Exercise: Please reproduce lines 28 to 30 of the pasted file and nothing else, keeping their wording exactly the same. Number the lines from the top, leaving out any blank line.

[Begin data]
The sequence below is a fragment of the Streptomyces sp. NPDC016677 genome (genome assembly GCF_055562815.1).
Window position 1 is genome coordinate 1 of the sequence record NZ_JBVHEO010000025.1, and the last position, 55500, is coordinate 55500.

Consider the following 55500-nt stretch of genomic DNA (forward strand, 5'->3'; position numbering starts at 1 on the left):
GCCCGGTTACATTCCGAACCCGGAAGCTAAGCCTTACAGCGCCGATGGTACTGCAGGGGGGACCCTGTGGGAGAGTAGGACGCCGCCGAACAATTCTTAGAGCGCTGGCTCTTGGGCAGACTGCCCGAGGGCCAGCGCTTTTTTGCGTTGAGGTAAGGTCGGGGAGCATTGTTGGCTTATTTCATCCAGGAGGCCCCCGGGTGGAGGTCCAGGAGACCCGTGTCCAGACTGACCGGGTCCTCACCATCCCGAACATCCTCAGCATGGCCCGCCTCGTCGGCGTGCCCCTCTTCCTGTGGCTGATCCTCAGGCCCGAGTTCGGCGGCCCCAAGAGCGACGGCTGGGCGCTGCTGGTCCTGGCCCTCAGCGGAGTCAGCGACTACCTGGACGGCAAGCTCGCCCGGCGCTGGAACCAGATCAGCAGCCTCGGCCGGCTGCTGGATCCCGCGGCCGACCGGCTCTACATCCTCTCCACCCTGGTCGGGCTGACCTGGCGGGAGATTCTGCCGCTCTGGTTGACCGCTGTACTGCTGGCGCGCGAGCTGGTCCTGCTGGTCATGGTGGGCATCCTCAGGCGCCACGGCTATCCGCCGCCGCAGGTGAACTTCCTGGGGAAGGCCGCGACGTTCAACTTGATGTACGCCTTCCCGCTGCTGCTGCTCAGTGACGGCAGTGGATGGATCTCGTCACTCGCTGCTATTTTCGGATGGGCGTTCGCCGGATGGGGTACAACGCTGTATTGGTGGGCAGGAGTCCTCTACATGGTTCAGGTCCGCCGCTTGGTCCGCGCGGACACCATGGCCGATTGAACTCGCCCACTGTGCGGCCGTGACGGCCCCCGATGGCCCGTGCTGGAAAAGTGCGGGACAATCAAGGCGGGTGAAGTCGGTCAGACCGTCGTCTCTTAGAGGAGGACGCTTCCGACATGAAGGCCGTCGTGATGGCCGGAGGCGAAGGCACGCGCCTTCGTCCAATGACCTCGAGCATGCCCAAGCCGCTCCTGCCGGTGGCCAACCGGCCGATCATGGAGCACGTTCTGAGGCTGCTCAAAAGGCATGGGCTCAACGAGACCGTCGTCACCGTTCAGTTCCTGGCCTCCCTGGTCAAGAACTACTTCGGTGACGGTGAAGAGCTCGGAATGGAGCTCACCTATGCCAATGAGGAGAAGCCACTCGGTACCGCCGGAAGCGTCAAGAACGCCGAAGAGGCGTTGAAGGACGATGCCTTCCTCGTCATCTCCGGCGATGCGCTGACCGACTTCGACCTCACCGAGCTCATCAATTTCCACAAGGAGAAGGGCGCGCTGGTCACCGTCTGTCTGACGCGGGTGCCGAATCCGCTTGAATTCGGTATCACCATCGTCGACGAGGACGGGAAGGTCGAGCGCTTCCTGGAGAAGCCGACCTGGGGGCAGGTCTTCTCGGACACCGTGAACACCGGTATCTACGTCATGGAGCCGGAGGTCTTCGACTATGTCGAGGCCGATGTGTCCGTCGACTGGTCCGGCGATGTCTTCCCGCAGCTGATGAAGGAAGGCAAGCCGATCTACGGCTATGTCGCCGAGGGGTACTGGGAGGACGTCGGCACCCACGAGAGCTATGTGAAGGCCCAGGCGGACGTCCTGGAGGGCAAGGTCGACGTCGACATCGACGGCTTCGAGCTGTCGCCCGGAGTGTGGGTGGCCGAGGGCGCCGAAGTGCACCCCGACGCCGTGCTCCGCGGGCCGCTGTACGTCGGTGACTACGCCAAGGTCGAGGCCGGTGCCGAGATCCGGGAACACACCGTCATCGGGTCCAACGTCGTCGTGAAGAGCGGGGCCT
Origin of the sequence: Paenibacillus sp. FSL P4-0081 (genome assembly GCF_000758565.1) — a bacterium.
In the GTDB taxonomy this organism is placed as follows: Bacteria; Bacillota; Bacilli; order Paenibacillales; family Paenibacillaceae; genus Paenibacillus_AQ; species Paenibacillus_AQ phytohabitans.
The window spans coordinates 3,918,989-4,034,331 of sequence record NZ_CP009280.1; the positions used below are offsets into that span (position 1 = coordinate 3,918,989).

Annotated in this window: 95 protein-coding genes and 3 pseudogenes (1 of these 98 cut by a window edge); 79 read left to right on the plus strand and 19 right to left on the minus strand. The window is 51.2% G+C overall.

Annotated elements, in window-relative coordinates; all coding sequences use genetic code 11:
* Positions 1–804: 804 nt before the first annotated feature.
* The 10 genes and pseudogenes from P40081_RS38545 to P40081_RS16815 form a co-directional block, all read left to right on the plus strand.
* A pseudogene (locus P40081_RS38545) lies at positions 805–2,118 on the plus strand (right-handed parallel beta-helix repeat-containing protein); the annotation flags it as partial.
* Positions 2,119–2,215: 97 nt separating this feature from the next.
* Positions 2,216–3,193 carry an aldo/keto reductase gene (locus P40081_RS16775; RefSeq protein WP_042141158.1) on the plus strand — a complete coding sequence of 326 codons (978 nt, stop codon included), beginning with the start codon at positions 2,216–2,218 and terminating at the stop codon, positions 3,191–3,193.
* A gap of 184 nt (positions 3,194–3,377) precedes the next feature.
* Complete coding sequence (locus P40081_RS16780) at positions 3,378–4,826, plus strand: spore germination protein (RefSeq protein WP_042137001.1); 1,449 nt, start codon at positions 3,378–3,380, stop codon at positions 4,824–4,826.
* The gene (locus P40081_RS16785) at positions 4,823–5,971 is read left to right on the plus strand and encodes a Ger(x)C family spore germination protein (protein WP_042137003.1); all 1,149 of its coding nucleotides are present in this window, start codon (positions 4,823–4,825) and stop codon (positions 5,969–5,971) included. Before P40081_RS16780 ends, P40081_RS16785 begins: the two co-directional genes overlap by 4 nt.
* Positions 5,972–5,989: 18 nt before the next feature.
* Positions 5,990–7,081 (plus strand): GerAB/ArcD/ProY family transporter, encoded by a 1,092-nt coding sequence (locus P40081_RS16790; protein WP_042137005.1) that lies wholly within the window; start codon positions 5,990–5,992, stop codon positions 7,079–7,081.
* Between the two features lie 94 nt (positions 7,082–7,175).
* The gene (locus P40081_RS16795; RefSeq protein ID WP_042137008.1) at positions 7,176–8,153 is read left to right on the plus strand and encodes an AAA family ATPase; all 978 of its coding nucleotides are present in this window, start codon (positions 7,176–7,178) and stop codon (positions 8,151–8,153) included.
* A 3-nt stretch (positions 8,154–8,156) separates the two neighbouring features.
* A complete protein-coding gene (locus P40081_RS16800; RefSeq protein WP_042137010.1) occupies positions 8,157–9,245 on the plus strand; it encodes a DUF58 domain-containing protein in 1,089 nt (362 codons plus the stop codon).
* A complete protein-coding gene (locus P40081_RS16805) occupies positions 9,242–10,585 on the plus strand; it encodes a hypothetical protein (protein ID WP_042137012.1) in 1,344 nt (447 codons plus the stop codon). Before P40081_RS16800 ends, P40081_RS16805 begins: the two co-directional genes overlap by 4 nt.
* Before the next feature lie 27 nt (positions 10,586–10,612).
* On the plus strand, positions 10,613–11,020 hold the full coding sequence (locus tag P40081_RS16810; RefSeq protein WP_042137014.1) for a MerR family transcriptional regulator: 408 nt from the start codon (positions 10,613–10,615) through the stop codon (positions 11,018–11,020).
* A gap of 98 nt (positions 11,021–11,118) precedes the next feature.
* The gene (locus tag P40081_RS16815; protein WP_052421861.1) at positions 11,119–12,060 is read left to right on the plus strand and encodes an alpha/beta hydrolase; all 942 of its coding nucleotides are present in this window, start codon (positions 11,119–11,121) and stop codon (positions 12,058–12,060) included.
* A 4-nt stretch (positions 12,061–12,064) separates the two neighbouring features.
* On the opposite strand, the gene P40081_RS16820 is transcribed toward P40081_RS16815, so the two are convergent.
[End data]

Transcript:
* The gene (locus tag P40081_RS16815; protein WP_052421861.1) at positions 11,119–12,060 is read left to right on the plus strand and encodes an alpha/beta hydrolase; all 942 of its coding nucleotides are present in this window, start codon (positions 11,119–11,121) and stop codon (positions 12,058–12,060) included.
* A 4-nt stretch (positions 12,061–12,064) separates the two neighbouring features.
* On the opposite strand, the gene P40081_RS16820 is transcribed toward P40081_RS16815, so the two are convergent.